Saturday, November 29, 2008

Capping executive pays

Does it piss you off that some individuals - the very individuals who're now being held responsible for the financial mess - are getting paid an awful lot of money? One of the few things I've learned during my studies is that in an ideal market economy the bosses, just as their subordinates, are paid according to their marginal productivity. According to theory, this is an inevitable result of competition. But we often do not live in an ideal market economy; there just is not enough competition and this argument is often used to refute the idea that markets should be allowed to allocate wages/pays. This, of course, is stupid. Even if markets are not always fully efficient (or "perfect") two things still count:
1) Even if markets are not "perfect" in market economies, they're still quite perfect enough.
2) Attempts by the government to increase competition by means other than laissez-faire often fail and not only because bureaucrats lack relevant information but also because of rent seeking. Some producers seek ways to influence politicians in a way that'd result in a better market position but less free market capitalism. As has often been said, the so called capitalists are often the worst enemies of capitalism. Excessive government interference is not an uncommon result which is not exactly a wonder considering the fact that the public is driven by populist misconceptions ("ending agricultural subsidies will leave you starving", "speculators are responsible for price increases" etc.) about economics.

So how would limiting executive pay help anyone? If governments feel uncomfortable using taxpayer money on bailing out rich people then maybe they should not be doing so in the first place. Is there any logic behind the idea that less money attracts better people?

And then there's the moral side of the story: envy. Spiteful, petty individuals are for capping executive pay simply because they can't stand having a neighbour who's got a bigger house.

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Sunday, November 23, 2008

Are we all Keynesians now?

It's the return of the shortsighted "In the long run we're all dead" (Keynes in Monetary Reform) kind of thinking that dominated political thinking ever since the Great Depression but ended in the stagflationary seventies and eighties. Apparently Obama has a plan to create 2.5 million new jobs by investing in infrastructure and green technology. Wow, another grand plan by a statist to help the ailing private sector! What next, tax hikes and more union power? It seems that Obama is learning all the wrong lessons from the disastrous New Deal.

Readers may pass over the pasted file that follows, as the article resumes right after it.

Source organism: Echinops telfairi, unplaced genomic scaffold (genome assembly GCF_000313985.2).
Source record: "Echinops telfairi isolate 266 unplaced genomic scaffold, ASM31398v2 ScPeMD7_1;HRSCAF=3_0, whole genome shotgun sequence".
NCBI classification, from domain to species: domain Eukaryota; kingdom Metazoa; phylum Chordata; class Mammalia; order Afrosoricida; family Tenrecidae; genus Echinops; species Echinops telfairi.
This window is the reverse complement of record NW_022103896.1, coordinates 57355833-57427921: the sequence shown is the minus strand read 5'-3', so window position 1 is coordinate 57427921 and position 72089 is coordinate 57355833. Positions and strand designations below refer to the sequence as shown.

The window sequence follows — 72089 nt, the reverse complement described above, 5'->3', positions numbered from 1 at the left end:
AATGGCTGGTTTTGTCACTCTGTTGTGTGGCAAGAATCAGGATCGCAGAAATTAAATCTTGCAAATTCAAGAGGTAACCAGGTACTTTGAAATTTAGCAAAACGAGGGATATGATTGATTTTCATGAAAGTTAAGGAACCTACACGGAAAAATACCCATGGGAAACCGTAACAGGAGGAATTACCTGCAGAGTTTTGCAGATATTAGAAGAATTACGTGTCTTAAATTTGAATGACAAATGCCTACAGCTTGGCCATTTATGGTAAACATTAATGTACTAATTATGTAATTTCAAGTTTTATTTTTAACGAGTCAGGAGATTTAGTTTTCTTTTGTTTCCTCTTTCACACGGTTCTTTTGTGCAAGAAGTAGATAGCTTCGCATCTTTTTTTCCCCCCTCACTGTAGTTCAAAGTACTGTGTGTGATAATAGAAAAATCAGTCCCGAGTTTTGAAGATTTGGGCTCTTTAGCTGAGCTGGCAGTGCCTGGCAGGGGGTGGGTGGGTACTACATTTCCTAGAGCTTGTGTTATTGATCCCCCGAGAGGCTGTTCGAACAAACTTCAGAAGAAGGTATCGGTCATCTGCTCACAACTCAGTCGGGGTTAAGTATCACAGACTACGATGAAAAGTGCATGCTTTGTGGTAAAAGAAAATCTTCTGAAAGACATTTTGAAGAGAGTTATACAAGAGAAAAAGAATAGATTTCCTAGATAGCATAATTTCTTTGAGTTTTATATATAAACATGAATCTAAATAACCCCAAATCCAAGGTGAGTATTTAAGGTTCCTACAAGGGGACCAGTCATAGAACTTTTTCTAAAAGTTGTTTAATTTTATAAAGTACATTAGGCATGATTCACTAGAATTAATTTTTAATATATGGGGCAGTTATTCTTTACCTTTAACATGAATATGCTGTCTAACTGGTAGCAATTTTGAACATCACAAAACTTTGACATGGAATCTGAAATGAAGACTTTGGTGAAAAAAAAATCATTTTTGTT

As several economist, in a letter to the British Telegraph, warned: "It is misguided for the Government to believe that it knows how much specific sectors of the economy need to shrink and which will shrink 'too rapidly' in a recession... Thus the Government cannot know how to use an expansion in expenditure that would not risk seriously misallocating resources."

And what to do once the current crisis is over? How long is it going to take to bring down all the regulations, debts and obstacles to sound economic growth initiated during this phase of shortsightedness?

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Wednesday, November 12, 2008

And so it begins

This concerns Obama's Transition Economic Advisory Board, a board no doubt set to destroy the United States economy as soon as possible. As a Financial Times blogger notes, these guys are mostly labor union meanies, business people, protectionists and lawyers:

Except for a depressingly small minority among them, lawyers know nothing. They are incapable of logic. They don’t know the difference between necessary and sufficient conditions or between type I and type II errors. Indeed, any concept of probability is alien to them. They don’t understand the concepts of opportunity cost and trade off. They cannot distinguish between normative and positive statements.